A Buoyant Boost for Frustrated Buddahs: The Float TankBlog » A Buoyant Boost for Frustrated Buddahs: The Float Tank
Posted: 07/20/2015 10:19 am EDT Updated: 07/20/2015 10:59 am EDT
Michelle Rose Gilman: Founder, Fusion Academy and Learning Center, Founder, The Well-Heeled Warrior, Board of Directors of Rock to Recovery
My first real memory of my father was floating in the Atlantic Ocean in Hollywood, Florida. I must have been 4 or 5 at the time. He was a master floater. He perfected the hands behind the head float and the ankle grabbing from behind his back float. He could float for hours, gently bobbing up and down with the subtle undulation of the soft, warm South Florida ocean. I also remember pissing him off as I splashed, dove under and swam all around him, trying to get his attention. So it made sense that instead of scolding me for being the 5-year-old guppy that I was, his first instinct was to teach me how to float with him. And so we floated together — drifting wherever the mild tide took us. I would look up at the puffy clouds and find animal shapes and watch them morph and mutate into childhood, imaginary, unnamed new animals. He never opened his eyes and played those games though. He would just float, lost in some far away state — somewhere I wasn’t, somewhere nobody was.
I am now 49 and have been living in California since 1985, and for those of us who grew up cradled in the bath-like waters of South Florida, you all know that the Pacific is not our friend. I can count on one hand the amount of times I actually submerged my entire bathing clad body in the Pacific Ocean. Sure, I have gone in up to thighs and even splashed around a tad, but submerge? Na ah. And so, when I came across an advertisement for a float tank experience that claimed “it’s likely to be the most relaxing thing you’ve ever experienced” I was more than a little intrigued, although skeptical. It claimed to treat everything from stress, anxiety, depression to migraines, chronic pain, fibromyalgia, and mental disorders. All right Floatman, I’ve been to the best spas in the world, I know from relaxation, bring it on! I made my first appointment at Float North County in Solana Beach.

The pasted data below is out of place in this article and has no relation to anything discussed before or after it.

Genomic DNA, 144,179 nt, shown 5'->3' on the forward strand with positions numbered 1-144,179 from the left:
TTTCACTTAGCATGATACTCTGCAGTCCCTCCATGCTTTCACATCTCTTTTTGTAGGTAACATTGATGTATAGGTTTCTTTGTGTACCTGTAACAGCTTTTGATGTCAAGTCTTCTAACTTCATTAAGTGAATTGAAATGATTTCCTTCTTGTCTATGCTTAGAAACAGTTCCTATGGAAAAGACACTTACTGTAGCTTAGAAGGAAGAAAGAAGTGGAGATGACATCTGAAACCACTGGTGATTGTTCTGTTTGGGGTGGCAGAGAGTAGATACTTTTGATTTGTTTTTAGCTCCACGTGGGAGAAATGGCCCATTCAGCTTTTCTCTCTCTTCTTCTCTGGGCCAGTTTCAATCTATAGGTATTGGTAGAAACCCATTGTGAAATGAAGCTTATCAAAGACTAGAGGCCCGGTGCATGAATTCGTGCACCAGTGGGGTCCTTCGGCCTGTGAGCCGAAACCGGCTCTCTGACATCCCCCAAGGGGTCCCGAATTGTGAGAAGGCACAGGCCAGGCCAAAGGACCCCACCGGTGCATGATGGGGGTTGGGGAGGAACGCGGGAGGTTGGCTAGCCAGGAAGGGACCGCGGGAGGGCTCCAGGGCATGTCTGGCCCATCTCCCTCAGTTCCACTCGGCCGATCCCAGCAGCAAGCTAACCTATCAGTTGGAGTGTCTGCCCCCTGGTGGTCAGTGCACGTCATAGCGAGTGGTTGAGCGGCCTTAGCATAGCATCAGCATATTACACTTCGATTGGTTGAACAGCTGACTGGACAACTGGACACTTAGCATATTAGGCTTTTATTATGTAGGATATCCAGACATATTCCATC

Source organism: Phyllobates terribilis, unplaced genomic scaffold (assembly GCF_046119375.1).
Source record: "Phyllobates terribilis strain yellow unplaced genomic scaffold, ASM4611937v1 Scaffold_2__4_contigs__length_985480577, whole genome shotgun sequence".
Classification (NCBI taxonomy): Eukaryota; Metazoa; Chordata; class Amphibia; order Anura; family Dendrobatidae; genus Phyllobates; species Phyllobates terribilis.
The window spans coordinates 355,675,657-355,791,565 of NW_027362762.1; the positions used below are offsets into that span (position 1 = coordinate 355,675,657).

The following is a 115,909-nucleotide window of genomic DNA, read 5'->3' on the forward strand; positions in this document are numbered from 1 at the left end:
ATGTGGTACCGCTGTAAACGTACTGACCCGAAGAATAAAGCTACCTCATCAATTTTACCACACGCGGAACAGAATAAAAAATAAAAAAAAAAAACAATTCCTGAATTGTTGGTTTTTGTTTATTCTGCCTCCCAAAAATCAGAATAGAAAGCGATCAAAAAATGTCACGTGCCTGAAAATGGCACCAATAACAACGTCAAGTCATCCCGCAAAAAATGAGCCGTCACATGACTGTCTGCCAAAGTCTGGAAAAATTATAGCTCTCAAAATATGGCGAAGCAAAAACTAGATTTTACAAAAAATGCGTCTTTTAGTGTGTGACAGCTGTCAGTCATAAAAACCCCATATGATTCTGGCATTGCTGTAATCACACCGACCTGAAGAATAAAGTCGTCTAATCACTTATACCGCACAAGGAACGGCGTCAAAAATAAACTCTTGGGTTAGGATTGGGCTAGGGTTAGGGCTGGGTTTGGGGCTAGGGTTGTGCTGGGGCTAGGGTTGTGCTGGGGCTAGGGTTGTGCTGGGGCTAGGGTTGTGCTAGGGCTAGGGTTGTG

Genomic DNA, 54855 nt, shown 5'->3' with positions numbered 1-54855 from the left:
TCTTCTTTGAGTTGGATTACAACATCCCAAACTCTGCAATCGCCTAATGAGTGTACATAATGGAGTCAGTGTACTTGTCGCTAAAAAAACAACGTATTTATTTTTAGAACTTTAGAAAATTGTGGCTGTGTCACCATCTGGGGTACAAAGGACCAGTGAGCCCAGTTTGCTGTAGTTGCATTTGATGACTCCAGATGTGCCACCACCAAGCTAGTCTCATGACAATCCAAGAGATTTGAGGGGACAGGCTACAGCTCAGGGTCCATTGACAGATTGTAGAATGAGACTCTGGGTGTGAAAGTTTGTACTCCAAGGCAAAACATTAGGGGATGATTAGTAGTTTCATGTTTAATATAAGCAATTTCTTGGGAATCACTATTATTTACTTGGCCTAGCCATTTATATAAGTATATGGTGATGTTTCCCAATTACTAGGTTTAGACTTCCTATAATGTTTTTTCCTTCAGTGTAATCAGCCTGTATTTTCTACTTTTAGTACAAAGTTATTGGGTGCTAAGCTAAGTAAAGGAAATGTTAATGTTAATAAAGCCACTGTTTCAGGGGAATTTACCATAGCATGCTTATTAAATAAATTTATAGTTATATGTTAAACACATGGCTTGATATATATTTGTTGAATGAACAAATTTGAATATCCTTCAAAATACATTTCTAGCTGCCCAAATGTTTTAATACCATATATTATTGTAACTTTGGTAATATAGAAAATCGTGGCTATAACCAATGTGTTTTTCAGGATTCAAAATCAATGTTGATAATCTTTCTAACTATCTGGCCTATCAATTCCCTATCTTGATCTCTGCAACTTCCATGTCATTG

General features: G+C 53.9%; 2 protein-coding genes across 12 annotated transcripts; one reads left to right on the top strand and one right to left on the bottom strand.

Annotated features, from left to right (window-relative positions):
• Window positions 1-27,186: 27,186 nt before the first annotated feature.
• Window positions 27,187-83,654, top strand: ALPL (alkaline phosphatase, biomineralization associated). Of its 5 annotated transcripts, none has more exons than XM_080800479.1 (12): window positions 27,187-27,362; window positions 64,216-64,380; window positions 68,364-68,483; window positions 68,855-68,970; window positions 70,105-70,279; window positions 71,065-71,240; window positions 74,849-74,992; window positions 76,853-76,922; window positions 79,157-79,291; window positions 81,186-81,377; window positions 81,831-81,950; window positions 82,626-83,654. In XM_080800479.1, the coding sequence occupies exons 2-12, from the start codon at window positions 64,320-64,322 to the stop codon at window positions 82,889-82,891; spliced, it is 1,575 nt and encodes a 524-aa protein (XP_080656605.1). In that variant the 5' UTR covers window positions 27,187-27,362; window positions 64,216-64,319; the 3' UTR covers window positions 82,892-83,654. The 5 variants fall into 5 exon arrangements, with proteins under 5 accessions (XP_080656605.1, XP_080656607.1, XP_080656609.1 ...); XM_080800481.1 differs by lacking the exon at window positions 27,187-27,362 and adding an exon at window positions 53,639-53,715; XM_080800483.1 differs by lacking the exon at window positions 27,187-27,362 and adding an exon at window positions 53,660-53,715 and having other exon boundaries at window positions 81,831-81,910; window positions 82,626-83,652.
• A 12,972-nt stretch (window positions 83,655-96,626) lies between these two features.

Before I describe to you my experience in the tank, a few things are important to know. First, my husband, who was an army interrogator, quietly pointed out to me that Floatation tanks, also knows as sensory deprivation tanks or isolation tanks are used as a form of torture. I shot back, “Okay, maybe, but they are also known as REST, or Restricted Environmental Stimulation THERAPY.” I read that somewhere and just said it to sound smart. Which is an important thing to do from time to time when you are married to a Ph.D. biochemist/interrogator. Second, I cannot silence my mind. Ever. It simply chatters away on its own terms without any permission from me. I tried guided meditation a few times and I think I made it to .008 of a second before the grocery list popped into my head. I also don’t do yoga, am not a vegan and the thought of silent meditation retreats could be my version of hell. But that’s not to say I don’t NEED to still my mind. Oh, I do. Trust me, I do.
So off I went to visit the Floatman and check out what was boasted as “floating in a tank is like relaxing in outer space” — cause like yeah, that’s a thing, right?